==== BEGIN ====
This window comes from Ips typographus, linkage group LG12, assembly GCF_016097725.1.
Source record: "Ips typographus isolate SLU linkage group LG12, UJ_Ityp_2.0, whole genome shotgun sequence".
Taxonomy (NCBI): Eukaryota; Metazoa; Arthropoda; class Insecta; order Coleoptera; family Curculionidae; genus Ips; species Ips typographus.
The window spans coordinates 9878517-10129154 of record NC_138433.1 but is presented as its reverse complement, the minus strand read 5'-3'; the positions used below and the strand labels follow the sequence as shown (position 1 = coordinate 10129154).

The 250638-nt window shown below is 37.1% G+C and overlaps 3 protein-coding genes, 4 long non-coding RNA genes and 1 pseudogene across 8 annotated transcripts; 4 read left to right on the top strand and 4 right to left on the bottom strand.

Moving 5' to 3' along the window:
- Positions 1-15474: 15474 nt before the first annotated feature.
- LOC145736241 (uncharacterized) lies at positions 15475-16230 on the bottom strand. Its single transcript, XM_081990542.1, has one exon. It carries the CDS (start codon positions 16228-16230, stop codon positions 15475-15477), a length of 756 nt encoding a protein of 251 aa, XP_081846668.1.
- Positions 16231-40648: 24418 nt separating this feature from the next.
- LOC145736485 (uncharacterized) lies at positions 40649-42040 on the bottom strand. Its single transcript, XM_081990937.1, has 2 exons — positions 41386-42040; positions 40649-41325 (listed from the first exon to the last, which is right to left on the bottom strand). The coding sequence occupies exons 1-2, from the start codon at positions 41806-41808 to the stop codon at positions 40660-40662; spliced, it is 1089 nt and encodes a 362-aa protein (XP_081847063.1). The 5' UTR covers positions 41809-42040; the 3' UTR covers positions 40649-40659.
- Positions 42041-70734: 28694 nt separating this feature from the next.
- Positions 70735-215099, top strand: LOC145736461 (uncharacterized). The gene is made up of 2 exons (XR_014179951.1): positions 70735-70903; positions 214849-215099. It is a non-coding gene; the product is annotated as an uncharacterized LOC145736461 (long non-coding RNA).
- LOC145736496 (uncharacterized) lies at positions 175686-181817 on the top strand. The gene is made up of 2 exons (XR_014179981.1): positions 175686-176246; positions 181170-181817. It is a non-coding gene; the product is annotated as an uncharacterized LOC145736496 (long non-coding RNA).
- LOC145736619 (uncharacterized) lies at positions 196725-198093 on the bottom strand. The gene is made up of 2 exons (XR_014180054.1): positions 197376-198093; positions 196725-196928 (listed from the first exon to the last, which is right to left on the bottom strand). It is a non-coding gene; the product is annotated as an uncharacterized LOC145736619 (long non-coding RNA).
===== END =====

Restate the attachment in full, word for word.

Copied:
This window comes from Ips typographus, linkage group LG12, assembly GCF_016097725.1.
Source record: "Ips typographus isolate SLU linkage group LG12, UJ_Ityp_2.0, whole genome shotgun sequence".
Taxonomy (NCBI): Eukaryota; Metazoa; Arthropoda; class Insecta; order Coleoptera; family Curculionidae; genus Ips; species Ips typographus.
The window spans coordinates 9878517-10129154 of record NC_138433.1 but is presented as its reverse complement, the minus strand read 5'-3'; the positions used below and the strand labels follow the sequence as shown (position 1 = coordinate 10129154).

The 250638-nt window shown below is 37.1% G+C and overlaps 3 protein-coding genes, 4 long non-coding RNA genes and 1 pseudogene across 8 annotated transcripts; 4 read left to right on the top strand and 4 right to left on the bottom strand.

Moving 5' to 3' along the window:
- Positions 1-15474: 15474 nt before the first annotated feature.
- LOC145736241 (uncharacterized) lies at positions 15475-16230 on the bottom strand. Its single transcript, XM_081990542.1, has one exon. It carries the CDS (start codon positions 16228-16230, stop codon positions 15475-15477), a length of 756 nt encoding a protein of 251 aa, XP_081846668.1.
- Positions 16231-40648: 24418 nt separating this feature from the next.
- LOC145736485 (uncharacterized) lies at positions 40649-42040 on the bottom strand. Its single transcript, XM_081990937.1, has 2 exons — positions 41386-42040; positions 40649-41325 (listed from the first exon to the last, which is right to left on the bottom strand). The coding sequence occupies exons 1-2, from the start codon at positions 41806-41808 to the stop codon at positions 40660-40662; spliced, it is 1089 nt and encodes a 362-aa protein (XP_081847063.1). The 5' UTR covers positions 41809-42040; the 3' UTR covers positions 40649-40659.
- Positions 42041-70734: 28694 nt separating this feature from the next.
- Positions 70735-215099, top strand: LOC145736461 (uncharacterized). The gene is made up of 2 exons (XR_014179951.1): positions 70735-70903; positions 214849-215099. It is a non-coding gene; the product is annotated as an uncharacterized LOC145736461 (long non-coding RNA).
- LOC145736496 (uncharacterized) lies at positions 175686-181817 on the top strand. The gene is made up of 2 exons (XR_014179981.1): positions 175686-176246; positions 181170-181817. It is a non-coding gene; the product is annotated as an uncharacterized LOC145736496 (long non-coding RNA).
- LOC145736619 (uncharacterized) lies at positions 196725-198093 on the bottom strand. The gene is made up of 2 exons (XR_014180054.1): positions 197376-198093; positions 196725-196928 (listed from the first exon to the last, which is right to left on the bottom strand). It is a non-coding gene; the product is annotated as an uncharacterized LOC145736619 (long non-coding RNA).